Incompatible ICC profiles this can have a terrible effect on the work of visual artists — photographers, videographers, designers and the like — to such an effect that they may start looking like different photos or videos altogether on different machines and media. Here is how you can correct that. Continue reading
The debate between camera phones and dSLRs is as old as camera phones themselves, but I am not here to debate. Traveling briefly this past weekend, I decided to see how various approaches to editing a photograph made on a phone could best help it to compare with control photographs made on a dSLR.
These controls are not truly control samples in that they are photographs I made subject to my own vision. However, since I made the phone photographs subject to my vision too, any personal preference is assuredly nullified.
Read on to find out the test procedure, editing and other details followed by the results/my thoughts. Continue reading
I know that everybody reading this article is either armed with a bunch of photos and a digital camera or is soon going to be. So I will get to the specifics really fast; but organisation dictates that we first clarify two things: the target of this article (i.e. what you will be able to do after reading this), and the scope of this article.
If you have the software already, fire it up and follow this Lightroom guide; if not, you could read it and return to it once you do have Lightroom. Lastly, some of the advanced stuff mentioned here may not be possible on older versions of Lightroom (before 5) but the basics definitely are. You can always skip the target/scope section if you wish.
Before we begin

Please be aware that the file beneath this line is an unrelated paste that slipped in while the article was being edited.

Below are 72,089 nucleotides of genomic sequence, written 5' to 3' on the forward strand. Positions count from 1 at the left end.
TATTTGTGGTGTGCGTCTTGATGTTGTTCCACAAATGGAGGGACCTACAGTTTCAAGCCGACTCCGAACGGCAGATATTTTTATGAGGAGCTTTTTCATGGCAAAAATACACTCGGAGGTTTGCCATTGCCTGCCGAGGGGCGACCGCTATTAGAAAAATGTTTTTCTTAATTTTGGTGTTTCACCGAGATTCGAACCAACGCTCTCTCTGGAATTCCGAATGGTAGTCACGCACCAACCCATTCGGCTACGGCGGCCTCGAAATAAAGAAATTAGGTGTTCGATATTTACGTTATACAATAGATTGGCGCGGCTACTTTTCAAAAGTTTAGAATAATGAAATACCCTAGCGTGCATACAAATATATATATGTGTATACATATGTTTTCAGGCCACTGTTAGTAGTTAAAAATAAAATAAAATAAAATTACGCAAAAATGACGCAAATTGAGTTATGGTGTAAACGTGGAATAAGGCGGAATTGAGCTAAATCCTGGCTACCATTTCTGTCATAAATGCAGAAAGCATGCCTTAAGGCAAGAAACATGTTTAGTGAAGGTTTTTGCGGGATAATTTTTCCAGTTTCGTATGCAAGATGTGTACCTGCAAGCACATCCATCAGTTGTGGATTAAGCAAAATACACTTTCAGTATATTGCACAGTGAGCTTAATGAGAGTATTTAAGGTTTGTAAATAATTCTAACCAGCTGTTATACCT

1. After reading this Lightroom guide you will be able to…
Take a proper photograph you have shot in your camera and ornament it to better suit your vision.
More importantly, you will not be able to make bad photographs you shot magically look better. After all, photography is still inside your camera. But generally, you will be able to make your photos look more refined — like adding a second coat of paint.
My suggestion is that you always shoot RAW, not jpg, because — Lightroom or not — jpg limits what you can do while RAW gives you a lot more control and latitude over how your images turn out.
2. The scope of this article
Firstly, I will be talking about making a photograph in post (i.e. Continue reading
My joy knows no bounds today because my camera phone (whose wrecked lens glass I wrote about a week or so ago) was finally repaired. Samsung’s customer service was a tad slow in mailing the part (“We don’t get many with that phone here” the man at the service desk told me) but once it arrived, fixing it was easy and lasted as long as a stroll around the nearby bookstore.
The daredevil that I am, I made my first (somewhat) proper photograph as I waited at a traffic signal on the way back:
The weather was gloomy so I cautiously decided to stay at home, but a little later into the evening, as the weather got brighter (or at least as bright as it could just before the sun set), I went for a pretty long walk and made several more photographs.
First of all, I was just glad to have a working camera. But just as important was making sure it worked perfectly, just as well as — if not better than — before it cracked. The exposure, focus and the whole shebang was spot on, and I was in a race against time to make photographs before darkness set in and noise conquered my screen.